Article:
Some of the reports around wages for care workers and how those without access to care are coping make for unpleasant reading. One case reported by the The Guardian wrote of an elderly lady who tied her husband, a dementia sufferer, to a chair so that she was able to go out to the shops. It may sound a harsh step to take, but with no care available it was her only option.
There are numerous tales about low wages and long working days for carers too. The Guardian reported on a care worker employed to sleep at a service user’s home in case of emergency or incident. The worker was paid £29.05 for the entire time she was on shift. In addition to the night work she was paid a low hourly rate of £6.70 for the day. In turn the Financial Times shared details of one colossal shift undertaken by a care worker – 48 visits were crammed into a 17 hour working day. After finishing at midnight, work continued just after 3am. This is not sustainable.
Recruitment Targets Falling Short
Finding staff to ease some of these pressures is proving problematic. The Office for National Statistics found that around 15% of advertised jobs at the start of 2017 were in the health and social work sectors. Vacancy rates for social workers have risen from 7.3% in 2012 to 11% in 2016 and it must also be taken into consideration that 340,000 social care employees leave the profession each year.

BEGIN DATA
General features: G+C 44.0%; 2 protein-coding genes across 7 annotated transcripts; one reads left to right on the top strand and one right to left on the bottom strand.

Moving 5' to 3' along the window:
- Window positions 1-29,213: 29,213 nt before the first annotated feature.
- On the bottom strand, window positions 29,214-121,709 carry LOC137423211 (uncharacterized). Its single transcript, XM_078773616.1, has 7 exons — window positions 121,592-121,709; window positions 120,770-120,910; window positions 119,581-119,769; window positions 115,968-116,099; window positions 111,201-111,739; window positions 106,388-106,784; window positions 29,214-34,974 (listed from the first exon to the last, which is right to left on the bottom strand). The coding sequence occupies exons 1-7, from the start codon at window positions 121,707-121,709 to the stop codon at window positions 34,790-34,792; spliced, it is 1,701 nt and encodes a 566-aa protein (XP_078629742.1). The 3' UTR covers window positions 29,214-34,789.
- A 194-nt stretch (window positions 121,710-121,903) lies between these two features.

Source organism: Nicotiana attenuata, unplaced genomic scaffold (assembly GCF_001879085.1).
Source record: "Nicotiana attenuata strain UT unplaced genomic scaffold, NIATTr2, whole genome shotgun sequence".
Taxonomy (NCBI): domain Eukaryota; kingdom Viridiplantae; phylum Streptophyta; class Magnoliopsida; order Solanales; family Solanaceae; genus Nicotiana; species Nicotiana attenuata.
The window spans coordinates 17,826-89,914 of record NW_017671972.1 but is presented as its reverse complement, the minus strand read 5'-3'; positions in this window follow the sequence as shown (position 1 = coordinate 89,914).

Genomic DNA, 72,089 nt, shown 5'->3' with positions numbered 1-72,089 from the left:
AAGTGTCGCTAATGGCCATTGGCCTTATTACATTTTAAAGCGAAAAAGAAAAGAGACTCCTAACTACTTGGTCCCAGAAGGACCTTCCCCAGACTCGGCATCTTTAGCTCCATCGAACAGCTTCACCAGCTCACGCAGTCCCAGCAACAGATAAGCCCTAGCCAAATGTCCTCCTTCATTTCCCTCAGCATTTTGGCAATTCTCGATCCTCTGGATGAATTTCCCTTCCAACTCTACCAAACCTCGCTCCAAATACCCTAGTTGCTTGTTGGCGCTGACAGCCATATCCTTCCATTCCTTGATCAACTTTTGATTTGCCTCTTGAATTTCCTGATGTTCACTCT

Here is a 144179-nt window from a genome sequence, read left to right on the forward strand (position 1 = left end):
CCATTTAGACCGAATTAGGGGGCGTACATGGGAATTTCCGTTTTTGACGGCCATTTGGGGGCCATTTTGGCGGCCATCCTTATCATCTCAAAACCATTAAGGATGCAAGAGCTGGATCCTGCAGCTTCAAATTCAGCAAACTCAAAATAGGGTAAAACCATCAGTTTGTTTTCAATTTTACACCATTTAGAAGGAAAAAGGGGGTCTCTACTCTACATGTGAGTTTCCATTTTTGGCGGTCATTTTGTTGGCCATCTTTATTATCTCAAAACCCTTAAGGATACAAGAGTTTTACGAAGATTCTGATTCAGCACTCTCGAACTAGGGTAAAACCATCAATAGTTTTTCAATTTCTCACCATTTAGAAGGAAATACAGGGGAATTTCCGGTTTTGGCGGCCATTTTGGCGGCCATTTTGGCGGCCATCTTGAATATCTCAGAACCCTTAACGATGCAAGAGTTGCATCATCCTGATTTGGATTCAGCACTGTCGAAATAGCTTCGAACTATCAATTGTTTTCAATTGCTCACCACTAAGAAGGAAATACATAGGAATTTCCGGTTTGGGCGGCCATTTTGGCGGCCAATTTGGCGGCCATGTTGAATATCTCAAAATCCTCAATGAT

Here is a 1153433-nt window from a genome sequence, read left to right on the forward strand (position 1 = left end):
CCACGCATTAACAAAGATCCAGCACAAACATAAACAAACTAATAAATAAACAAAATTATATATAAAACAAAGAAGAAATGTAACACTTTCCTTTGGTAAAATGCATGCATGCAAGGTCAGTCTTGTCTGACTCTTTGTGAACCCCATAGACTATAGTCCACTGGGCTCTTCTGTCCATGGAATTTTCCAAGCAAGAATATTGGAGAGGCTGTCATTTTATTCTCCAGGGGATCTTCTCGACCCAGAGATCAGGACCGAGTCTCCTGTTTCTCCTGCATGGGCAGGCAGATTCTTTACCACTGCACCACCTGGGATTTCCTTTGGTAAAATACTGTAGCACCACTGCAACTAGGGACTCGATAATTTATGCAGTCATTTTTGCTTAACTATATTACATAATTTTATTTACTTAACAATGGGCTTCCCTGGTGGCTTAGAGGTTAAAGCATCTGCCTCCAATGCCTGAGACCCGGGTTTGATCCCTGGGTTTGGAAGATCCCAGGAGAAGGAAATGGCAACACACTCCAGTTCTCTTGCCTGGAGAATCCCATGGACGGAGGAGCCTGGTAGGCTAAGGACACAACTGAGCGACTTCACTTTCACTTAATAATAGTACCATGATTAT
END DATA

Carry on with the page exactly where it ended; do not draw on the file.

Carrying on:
An Ageing Workforce
- New Workers: Attracting younger people into the profession will be vital for its continuation, let alone success. Working with schools and apprenticeship schemes can alert younger people to the benefits of social work and such programs are already being put into place
- Wages: Wages are notoriously low in this sector – public sector squeezing has only made them worse. More funding (although tax payer purse strings are already tight) is essential for these workers to lessen the high turnover of staff and make jobs more appealing
- Hours: Hours also need to be improved – a 17 hour working day followed by a 3am start is a sure fire way to burnout
We’ll finish on an interesting point we read in the Financial Times. Social care vacancy rates are some of the fastest growing in the UK. They are also uniquely human jobs, unable to be taken over by automation and robotics as with sectors such as manufacturing and software. So with social work some of the most stable of the future, shouldn’t we be investing more in it as a nation?
Vacancy rates for social workers have risen from 7.3% in 2012 to 11% in 2016 and it must also be taken into consideration that 340,000 social care employees leave the profession each year.